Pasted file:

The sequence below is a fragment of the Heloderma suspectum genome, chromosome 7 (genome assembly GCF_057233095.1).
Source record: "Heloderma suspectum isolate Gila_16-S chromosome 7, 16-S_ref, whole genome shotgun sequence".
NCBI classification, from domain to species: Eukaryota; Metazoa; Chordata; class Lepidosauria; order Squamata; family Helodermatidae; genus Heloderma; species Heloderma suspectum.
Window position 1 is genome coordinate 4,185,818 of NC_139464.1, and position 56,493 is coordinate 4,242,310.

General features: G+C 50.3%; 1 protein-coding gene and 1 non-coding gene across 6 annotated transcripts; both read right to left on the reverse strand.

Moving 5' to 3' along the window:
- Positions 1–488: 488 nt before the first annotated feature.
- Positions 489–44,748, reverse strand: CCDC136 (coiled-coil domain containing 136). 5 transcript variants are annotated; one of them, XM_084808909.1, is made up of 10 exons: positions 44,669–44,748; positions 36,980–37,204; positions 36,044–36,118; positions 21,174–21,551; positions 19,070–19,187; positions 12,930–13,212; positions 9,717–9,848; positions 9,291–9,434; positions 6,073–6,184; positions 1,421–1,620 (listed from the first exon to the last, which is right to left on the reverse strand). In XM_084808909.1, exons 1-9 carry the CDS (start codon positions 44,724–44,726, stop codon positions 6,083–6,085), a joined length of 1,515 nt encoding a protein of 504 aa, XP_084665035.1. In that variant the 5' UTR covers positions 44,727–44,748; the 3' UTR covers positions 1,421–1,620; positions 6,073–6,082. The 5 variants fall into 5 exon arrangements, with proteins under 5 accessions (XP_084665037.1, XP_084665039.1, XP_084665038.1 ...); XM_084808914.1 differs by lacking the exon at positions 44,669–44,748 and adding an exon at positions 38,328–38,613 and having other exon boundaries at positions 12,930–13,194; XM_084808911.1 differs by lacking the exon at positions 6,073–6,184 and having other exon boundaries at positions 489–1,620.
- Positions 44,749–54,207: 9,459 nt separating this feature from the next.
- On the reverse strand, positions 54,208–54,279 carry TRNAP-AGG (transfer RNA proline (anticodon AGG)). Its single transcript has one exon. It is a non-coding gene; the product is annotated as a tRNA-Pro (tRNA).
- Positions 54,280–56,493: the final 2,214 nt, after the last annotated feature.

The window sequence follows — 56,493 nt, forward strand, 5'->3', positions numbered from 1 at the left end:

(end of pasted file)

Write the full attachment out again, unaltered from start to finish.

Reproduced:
The sequence below is a fragment of the Heloderma suspectum genome, chromosome 7 (genome assembly GCF_057233095.1).
Source record: "Heloderma suspectum isolate Gila_16-S chromosome 7, 16-S_ref, whole genome shotgun sequence".
NCBI classification, from domain to species: Eukaryota; Metazoa; Chordata; class Lepidosauria; order Squamata; family Helodermatidae; genus Heloderma; species Heloderma suspectum.
Window position 1 is genome coordinate 4,185,818 of NC_139464.1, and position 56,493 is coordinate 4,242,310.

General features: G+C 50.3%; 1 protein-coding gene and 1 non-coding gene across 6 annotated transcripts; both read right to left on the reverse strand.

Moving 5' to 3' along the window:
- Positions 1–488: 488 nt before the first annotated feature.
- Positions 489–44,748, reverse strand: CCDC136 (coiled-coil domain containing 136). 5 transcript variants are annotated; one of them, XM_084808909.1, is made up of 10 exons: positions 44,669–44,748; positions 36,980–37,204; positions 36,044–36,118; positions 21,174–21,551; positions 19,070–19,187; positions 12,930–13,212; positions 9,717–9,848; positions 9,291–9,434; positions 6,073–6,184; positions 1,421–1,620 (listed from the first exon to the last, which is right to left on the reverse strand). In XM_084808909.1, exons 1-9 carry the CDS (start codon positions 44,724–44,726, stop codon positions 6,083–6,085), a joined length of 1,515 nt encoding a protein of 504 aa, XP_084665035.1. In that variant the 5' UTR covers positions 44,727–44,748; the 3' UTR covers positions 1,421–1,620; positions 6,073–6,082. The 5 variants fall into 5 exon arrangements, with proteins under 5 accessions (XP_084665037.1, XP_084665039.1, XP_084665038.1 ...); XM_084808914.1 differs by lacking the exon at positions 44,669–44,748 and adding an exon at positions 38,328–38,613 and having other exon boundaries at positions 12,930–13,194; XM_084808911.1 differs by lacking the exon at positions 6,073–6,184 and having other exon boundaries at positions 489–1,620.
- Positions 44,749–54,207: 9,459 nt separating this feature from the next.
- On the reverse strand, positions 54,208–54,279 carry TRNAP-AGG (transfer RNA proline (anticodon AGG)). Its single transcript has one exon. It is a non-coding gene; the product is annotated as a tRNA-Pro (tRNA).
- Positions 54,280–56,493: the final 2,214 nt, after the last annotated feature.

The window sequence follows — 56,493 nt, forward strand, 5'->3', positions numbered from 1 at the left end: